Importance of Dental Hygiene for Mesothelioma Patients

mouth_smallCancer therapies often result in xerostomia (dry mouth), a condition that can lead to increased risk of infection and cavities. Bacteria in the mouth are kept in check by saliva, which is a crucial fist line of defense in maintaining good oral health. When there isn’t enough saliva produced, or the amount available isn’t enough to clear infection-causing bacteria, it is possible to develop sores and excoriated tissue. Dry mouth is also a causative factor of malodorous breath and cavities, as food particles are not cleared away as quickly as they would be in a well-hydrated state.

Symptoms of dry mouth include stringy saliva, cracked or dry lips, difficulty speaking, and a burning sensation. When the mouth becomes too dry, chewing and swallowing are affected and may increase the risk of aspiration pneumonia, a life-threatening condition for at-risk cancer patients.

In mesothelioma patients, xerostomia is most often caused by chemotherapy, but lack of hydration and sometimes radiation can also be the culprits.

Xerostomia can be treated with medications to stimulate the production of saliva or with over-the-counter chewing gum and mouthwashes, depending on the severity.

Scheduling a dentist appointment before initiation of chemotherapy is a good practice to follow in order to identify and correct any dental conditions. Once chemotherapy has begun, patients should  brush 3 to 4 times daily, as vomiting and acid reflux are known to erode dental enamel. During this period, fluid intake should also be increased and gentle flossing should be continued. If platelets become low, patients should discontinue flossing until advised to resume.

It is important for mesothelioma patients to schedule regular dental check-ups. Because some dental interventions should not be performed when a patient is at a high risk for infection or bleeding, patients should inform their dentists if they are receiving chemotherapy treatments.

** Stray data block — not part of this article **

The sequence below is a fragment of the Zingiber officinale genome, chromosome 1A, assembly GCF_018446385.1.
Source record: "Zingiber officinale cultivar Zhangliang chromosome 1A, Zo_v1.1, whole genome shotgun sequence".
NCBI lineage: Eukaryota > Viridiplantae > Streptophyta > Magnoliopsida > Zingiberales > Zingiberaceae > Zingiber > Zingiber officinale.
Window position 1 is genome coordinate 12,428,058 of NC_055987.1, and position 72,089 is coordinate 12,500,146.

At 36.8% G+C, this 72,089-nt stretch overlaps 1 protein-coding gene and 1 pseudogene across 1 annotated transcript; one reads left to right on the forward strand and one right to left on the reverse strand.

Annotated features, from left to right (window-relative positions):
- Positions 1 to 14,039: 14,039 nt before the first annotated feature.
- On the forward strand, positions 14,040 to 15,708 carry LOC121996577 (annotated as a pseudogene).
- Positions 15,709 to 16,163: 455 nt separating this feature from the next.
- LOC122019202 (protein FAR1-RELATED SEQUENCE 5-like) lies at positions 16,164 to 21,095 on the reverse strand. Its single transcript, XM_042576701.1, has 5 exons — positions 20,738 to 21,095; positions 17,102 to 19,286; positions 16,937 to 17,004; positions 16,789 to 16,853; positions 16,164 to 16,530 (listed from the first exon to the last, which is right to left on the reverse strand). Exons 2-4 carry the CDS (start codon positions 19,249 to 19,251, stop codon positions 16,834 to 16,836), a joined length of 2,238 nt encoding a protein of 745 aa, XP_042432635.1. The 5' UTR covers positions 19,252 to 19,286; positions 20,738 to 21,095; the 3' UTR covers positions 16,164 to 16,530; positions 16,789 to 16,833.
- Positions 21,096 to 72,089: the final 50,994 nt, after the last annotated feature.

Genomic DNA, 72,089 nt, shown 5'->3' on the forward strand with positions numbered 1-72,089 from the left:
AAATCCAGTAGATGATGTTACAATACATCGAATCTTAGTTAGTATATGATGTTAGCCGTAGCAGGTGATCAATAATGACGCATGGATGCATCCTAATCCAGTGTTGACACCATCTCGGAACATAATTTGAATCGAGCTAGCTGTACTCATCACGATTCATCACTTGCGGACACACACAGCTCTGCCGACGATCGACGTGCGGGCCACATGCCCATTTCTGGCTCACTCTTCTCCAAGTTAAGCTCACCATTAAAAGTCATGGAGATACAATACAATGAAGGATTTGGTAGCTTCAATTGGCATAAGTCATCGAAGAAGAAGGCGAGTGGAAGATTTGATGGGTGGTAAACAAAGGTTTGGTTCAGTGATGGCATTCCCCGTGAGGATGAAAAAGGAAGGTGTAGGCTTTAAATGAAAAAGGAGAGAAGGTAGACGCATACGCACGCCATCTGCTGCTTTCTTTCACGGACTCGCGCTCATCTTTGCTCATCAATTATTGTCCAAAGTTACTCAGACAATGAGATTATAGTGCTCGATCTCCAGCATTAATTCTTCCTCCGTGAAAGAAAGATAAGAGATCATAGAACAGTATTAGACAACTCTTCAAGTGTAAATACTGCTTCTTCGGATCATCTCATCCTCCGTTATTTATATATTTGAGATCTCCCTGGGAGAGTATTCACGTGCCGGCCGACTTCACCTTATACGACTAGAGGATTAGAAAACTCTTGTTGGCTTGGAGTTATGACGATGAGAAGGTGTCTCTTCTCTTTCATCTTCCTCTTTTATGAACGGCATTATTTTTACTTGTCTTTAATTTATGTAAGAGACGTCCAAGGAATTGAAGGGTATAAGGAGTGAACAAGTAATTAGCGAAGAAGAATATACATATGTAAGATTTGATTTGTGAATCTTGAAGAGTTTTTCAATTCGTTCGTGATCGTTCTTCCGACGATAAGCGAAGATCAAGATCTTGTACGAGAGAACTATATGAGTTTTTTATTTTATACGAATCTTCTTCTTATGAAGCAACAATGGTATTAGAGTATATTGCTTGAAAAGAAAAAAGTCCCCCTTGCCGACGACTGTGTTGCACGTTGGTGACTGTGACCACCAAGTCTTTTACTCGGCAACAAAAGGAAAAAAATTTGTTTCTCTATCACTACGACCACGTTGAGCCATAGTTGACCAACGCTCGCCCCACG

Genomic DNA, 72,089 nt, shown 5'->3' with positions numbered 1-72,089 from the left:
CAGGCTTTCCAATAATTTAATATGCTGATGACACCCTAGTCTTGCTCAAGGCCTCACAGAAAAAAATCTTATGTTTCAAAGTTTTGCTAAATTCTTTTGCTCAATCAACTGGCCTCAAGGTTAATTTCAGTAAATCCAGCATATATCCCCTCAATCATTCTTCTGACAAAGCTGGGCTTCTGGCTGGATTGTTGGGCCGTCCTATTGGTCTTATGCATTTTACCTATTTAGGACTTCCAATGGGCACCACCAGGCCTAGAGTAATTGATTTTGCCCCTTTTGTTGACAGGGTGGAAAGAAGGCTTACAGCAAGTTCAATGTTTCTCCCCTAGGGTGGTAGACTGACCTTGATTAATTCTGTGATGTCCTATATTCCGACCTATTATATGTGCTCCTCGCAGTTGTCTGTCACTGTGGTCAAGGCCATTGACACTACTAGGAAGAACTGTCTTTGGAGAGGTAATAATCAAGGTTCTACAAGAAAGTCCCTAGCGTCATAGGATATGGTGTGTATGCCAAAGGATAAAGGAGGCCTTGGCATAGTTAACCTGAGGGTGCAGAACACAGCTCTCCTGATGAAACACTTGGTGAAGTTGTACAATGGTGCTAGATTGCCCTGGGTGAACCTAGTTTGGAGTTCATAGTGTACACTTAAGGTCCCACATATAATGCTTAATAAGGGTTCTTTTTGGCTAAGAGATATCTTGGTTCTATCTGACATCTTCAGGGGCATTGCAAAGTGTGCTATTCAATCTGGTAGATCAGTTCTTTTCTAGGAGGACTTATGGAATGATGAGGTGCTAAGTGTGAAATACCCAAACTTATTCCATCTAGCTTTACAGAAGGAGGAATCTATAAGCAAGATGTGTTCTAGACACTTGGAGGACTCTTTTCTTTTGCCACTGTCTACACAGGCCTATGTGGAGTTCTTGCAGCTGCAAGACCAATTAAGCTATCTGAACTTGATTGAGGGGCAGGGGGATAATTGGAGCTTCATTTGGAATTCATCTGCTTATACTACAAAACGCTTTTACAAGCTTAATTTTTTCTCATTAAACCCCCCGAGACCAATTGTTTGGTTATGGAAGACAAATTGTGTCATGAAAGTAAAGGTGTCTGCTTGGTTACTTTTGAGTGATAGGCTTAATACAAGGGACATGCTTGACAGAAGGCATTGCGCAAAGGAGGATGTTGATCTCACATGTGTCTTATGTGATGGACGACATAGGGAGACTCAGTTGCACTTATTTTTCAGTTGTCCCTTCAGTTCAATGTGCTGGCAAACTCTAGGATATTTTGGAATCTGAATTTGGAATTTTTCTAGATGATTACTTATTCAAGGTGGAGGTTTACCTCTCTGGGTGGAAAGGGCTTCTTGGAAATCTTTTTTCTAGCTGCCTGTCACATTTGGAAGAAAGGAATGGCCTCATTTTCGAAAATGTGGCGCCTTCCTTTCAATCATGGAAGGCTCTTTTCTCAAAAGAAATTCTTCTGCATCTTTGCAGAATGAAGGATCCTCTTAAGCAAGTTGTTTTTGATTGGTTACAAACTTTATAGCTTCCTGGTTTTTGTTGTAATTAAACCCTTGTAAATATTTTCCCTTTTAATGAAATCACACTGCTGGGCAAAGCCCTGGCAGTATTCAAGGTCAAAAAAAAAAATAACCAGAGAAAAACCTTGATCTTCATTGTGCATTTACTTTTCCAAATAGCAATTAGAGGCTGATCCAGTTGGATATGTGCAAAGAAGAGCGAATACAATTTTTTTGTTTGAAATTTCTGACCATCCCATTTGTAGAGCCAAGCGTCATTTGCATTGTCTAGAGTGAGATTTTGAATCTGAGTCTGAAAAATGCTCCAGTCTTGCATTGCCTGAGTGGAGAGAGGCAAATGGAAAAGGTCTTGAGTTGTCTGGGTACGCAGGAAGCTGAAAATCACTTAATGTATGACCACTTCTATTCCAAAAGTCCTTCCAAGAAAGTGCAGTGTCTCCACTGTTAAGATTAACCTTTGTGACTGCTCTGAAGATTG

FROM THE HEADLINES: The Mesothelioma Applied Research Foundation Appears before the United States Senate Committee on Appropriations

Last week, on June 6, 2012, Mary Hesdorffer, MS, APRN, nurse practitioner and medical liaison for the Mesothelioma Applied Research Foundation, appeared before the United States Senate Committee on Appropriations – Subcommittee on Defense, at their Fiscal Year 2013 Appropriations Outside Witness Testimony Hearing. Speaking with the voice of the Meso Foundation and its community, Mary made an appeal to the lawmakers for their attention concerning mesothelioma and its impact on those who served to defend the United States.

The Meso Foundation played a critical role in making peritoneal mesothelioma and pleural mesothelioma eligible topics within the Congressionally Directed Medical Research Program. The first ever DoD award for mesothelioma occurred in 2008 when one investigator obtained over $1.3 million for research. A total of $7.7 million has been awarded to mesothelioma research through the Peer Reviewed Medical Research Program and the Peer Reviewed Cancer Research Program, both divisions of the Congressionally Directed Medical Research Program, which is administered by the Department of Defense since Fiscal Year 2008. Continue reading “FROM THE HEADLINES: The Mesothelioma Applied Research Foundation Appears before the United States Senate Committee on Appropriations” »